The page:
Young Offenders: Sentencing

Justice written question – answered on 3rd July 2012.

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Photo of Nick de Bois Nick de Bois Conservative, Enfield North

To ask the Secretary of State for Justice how many (a) young offenders and (b) juvenile offenders received sentences of (i) 10 years or more, (ii) 18 years or more and (iii) life in (A) 2009, (B) 2010 and (C) 2011.

Photo of Crispin Blunt Crispin Blunt Parliamentary Under-Secretary (Ministry of Justice) (Prisons and Probation)

The number of offenders sentenced to immediate custody, by age group and sentence length in England and Wales from 2009 to 2011 can be viewed in the following table:

Defendants sentenced to immediate custody(1) by age group and sentence length, England and Wales, 2009 to 2011(2, 3), England and Wales
Defendants
Age group Custody length 2009 2010 2011
Juveniles(4) 10 years and up to 18 years 4 4 2
  18 years and over 1 0 0
  Life 50 60 44
         
Young offenders(5) 10 years and up to 18 years 26 24 32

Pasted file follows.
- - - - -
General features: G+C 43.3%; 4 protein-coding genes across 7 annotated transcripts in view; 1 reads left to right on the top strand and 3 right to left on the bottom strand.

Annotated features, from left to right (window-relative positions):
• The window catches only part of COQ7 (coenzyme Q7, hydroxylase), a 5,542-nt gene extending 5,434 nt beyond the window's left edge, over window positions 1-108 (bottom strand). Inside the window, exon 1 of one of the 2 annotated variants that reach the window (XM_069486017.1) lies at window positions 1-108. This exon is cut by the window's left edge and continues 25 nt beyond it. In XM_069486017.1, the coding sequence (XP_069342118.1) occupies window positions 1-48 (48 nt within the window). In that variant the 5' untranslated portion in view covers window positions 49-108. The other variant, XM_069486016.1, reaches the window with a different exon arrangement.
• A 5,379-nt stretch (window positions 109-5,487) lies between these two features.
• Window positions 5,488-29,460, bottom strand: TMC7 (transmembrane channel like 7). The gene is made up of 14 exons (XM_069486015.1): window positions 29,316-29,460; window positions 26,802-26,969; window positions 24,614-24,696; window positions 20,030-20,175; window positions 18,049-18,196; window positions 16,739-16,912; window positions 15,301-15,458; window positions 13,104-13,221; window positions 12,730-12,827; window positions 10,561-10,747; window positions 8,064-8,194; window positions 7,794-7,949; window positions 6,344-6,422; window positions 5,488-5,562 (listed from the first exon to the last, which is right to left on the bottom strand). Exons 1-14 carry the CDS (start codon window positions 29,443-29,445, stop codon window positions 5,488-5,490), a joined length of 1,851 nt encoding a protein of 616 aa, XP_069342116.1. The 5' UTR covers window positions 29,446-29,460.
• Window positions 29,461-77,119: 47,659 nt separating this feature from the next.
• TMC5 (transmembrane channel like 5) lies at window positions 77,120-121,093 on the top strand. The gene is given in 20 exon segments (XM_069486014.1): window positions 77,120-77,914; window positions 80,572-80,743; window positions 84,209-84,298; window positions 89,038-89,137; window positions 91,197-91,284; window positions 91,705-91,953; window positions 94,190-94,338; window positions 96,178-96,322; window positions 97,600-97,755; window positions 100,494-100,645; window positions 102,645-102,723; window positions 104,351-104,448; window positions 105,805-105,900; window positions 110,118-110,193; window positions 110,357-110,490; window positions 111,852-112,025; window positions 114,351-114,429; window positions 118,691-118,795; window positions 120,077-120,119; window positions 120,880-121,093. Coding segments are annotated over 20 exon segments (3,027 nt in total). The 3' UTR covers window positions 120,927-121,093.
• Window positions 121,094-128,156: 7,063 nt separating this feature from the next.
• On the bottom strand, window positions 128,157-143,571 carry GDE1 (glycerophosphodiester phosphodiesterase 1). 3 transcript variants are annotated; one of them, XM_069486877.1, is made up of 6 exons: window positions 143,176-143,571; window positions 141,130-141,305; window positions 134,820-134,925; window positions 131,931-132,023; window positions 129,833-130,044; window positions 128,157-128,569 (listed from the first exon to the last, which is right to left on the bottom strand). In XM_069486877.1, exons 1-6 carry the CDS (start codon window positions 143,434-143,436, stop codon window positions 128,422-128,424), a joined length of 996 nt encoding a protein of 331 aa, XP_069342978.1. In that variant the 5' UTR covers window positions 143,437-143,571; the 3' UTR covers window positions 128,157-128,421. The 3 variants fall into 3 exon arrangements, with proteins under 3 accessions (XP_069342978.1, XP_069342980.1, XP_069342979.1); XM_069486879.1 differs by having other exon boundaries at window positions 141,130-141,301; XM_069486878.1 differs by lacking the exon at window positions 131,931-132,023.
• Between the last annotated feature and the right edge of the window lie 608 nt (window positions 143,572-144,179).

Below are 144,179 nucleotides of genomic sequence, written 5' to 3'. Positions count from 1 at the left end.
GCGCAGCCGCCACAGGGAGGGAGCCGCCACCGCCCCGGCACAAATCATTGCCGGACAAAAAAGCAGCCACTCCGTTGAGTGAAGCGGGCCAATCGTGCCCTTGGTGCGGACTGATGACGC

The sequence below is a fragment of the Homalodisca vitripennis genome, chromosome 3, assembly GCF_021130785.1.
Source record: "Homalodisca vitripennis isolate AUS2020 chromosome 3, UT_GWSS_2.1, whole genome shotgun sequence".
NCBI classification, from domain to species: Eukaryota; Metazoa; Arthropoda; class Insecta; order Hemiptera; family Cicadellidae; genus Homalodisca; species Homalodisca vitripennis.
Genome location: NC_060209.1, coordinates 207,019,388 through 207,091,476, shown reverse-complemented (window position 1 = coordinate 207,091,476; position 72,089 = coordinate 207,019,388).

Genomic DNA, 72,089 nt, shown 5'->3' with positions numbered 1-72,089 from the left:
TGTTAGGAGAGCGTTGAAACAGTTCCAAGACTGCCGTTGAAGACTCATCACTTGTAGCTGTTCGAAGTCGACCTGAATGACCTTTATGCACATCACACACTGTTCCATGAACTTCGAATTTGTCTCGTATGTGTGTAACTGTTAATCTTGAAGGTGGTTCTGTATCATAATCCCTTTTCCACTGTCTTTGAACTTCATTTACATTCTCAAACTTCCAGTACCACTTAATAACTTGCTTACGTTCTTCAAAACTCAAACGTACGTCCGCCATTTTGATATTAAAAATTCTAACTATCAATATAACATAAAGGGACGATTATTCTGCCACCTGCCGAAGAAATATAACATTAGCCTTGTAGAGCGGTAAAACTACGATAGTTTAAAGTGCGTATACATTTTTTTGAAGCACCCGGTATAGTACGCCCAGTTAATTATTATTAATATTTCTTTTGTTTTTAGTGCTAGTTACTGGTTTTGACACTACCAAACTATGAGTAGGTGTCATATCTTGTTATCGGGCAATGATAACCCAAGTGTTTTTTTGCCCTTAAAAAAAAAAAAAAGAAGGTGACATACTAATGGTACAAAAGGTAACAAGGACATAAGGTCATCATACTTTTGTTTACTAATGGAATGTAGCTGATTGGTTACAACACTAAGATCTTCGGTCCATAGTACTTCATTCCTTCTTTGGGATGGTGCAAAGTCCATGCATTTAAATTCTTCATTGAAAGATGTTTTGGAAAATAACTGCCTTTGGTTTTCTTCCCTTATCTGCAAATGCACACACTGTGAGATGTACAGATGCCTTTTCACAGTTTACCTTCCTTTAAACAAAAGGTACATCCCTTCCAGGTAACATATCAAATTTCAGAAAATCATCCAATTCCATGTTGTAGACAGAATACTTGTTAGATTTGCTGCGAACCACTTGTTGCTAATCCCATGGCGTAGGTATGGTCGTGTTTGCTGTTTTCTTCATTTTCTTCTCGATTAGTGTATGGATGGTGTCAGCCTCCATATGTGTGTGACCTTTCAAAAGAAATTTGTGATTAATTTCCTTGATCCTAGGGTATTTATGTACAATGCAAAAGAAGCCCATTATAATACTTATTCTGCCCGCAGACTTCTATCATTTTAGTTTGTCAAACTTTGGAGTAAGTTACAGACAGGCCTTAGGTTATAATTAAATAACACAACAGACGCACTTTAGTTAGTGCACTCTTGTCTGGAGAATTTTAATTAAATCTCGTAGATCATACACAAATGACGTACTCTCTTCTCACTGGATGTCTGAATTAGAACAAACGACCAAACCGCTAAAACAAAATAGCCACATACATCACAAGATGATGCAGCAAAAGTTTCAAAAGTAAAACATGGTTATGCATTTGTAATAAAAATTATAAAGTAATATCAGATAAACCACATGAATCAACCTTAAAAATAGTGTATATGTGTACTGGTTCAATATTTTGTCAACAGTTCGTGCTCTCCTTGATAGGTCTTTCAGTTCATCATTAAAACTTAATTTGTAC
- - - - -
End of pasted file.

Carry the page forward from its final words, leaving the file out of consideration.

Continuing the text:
18 years and over 4 1 4
  Life 180 151 105
(1 )Includes: sentences imposed under sections 90-92 of the Powers of Criminal Courts (Sentencing) Act 2000; indeterminate sentence for public protection; extended sentence for public protection; detention and training orders; young offenders institute; and unsuspended imprisonment. (2 )The figures given in the table on court proceedings relate to persons for whom these offences were the principal offences for which they were dealt with. When a defendant has been found guilty of two or more offences it is the offence for which the heaviest penalty is imposed. Where the same disposal is imposed for two or more offences, the offence selected is the offence for which the statutory maximum penalty is the most severe. (3 )Every effort is made to ensure that the figures presented are accurate and complete. However, it is important to note that these data have been extracted from large administrative data systems generated by the courts and police forces. As a consequence, care should be taken to ensure data collection processes and their inevitable limitations are taken into account when those data are used. (4 )Includes those between 10 and 17 years of age. (5 )Includes those between 18 and 20 years of age. Source: Justice Statistics Analytical Services—Ministry of Justice.

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